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Mystic Seaport opens exhibit that looks at whales from a new perspective

Mystic — Mystic Seaport opened a new $850,000 exhibit Saturday that was years in the making and offers a look at the changed relationship between whales and humans.

While the museum has done many exhibits over the years on whaling and its recently restored whaling ship the Charles W. Morgan, the museum’s outgoing director of exhibits Jonathan Shay said those exhibits focused on the business of whaling, the killing of whales and the experience of those aboard whaling ships.

But today, he said, human perception of whales has changed, and they are no longer viewed as a prized commodity but rather a treasured part of the natural world that should be protected.

“Before we were talking about the how and why of killing and processing whales. We never focused on the whales. Now we’re talking about the relationship between whales and people, not just humans killing whales,” Shay said. “In the 19th century we thought of whales in one way, but now we think of them in a whole different way.”

Shay said the effort to create the “Voyaging in the Wake of the Whalers” exhibit in 4,400-square-foot space in the Stillman Building, began by talking to scientists, scholars, artists and musicians.

“We had done plenty of exhibits on whales and whaling. We wanted to know ‘What can we do that’s new?’ ” he said last week while employees put the finishing touches on the displays. “Figuring out the stories was the hard part. Once that is figured out, it drives the design, it drives the fabrication. Fabrication and construction (which began this winter) is the easy part,” he said.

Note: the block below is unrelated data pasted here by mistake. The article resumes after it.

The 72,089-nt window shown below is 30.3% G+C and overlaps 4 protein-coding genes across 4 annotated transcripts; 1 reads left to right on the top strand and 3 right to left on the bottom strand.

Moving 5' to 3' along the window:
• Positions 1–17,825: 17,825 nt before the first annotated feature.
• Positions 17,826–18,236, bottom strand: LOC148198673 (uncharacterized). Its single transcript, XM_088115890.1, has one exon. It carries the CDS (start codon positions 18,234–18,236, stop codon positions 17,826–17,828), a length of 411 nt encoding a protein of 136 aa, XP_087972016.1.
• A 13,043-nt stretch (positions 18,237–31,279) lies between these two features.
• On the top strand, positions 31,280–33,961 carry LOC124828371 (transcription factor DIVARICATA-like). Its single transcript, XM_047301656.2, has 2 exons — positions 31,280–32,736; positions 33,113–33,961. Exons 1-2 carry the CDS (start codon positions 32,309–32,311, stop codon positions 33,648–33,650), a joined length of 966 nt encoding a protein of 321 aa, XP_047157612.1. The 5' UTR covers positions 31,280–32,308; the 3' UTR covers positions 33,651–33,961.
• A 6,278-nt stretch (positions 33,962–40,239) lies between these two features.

Shay, who has worked at the museum for 31 years, called the exhibit the most well- funded and most comprehensive project “we’ve ever done at Mystic Seaport.”

“I think of this as the capstone (to my career),” he said.

Visitors are welcomed to the exhibit by a 20-foot by 12-foot mural with a mesh screen. The original image is of whales swimming gracefully, but when the lights come up it changes to a whaleboat harpooning a whale.

“We purposely put this up because it encapsulates the changing perception of the natural world,” Shay said.

The exhibit, which features many artifacts never on display before and interactive information stations, has a timeline and models of the Morgan, the products that came from whaling, how they were measured and their quality determined, and whaling revenue for owners, crewmen and the industry as a whole.

Across the room the focus is on the life of whales -- artists renderings of them, an entire set of sperm whale teeth, a few massive vertebrae, balleen and a graphic that compares whale and human anatomy. Across the way is a display about the life of humans on whaling ships, photographs and paintings of several famous whalemen and photographs of gravestones of men who died while whaling who are now buried in Seamen’s Bethel in New Bedford, Mass., the Morgan’s homeport.

There is also a display on the cultural exchange that took place as Yankee whalemen interacted with people around the world and then spread the knowledge about the people they met when they returned home.

A large, three-dimensional projection globe features three films including the Morgan’s first voyage and Peter George a Mashantucket Pequot whaleman.

Visitors can climb inside a lookout and gaze over to a wall where spouts rise from the water. There are also displays on scientific study of whales, industrial whaling that decimated their population in the early 20th century and whaling in popular culture. The exhibit concludes with displays on the restoration of the Morgan and its 38th voyage last summer to historic ports around New England. That voyage culminated with the Morgan sailing amongst whales in the Stellwagen Bank National Marine Sanctuary off Cape Cod.

An audio room decorated with stained glass pieces, created by one of the artists who chronicled the restoration of the Morgan, features actors reading first-person accounts of whaling as well as the songs of whales intertwined with those of human sea chanteys.

“We don’t want to push a perspective on people,” Shay said about the exhibit. “We want people to examine their feelings,” he said.

j.wojtas@theday.com

@joewojtas

 

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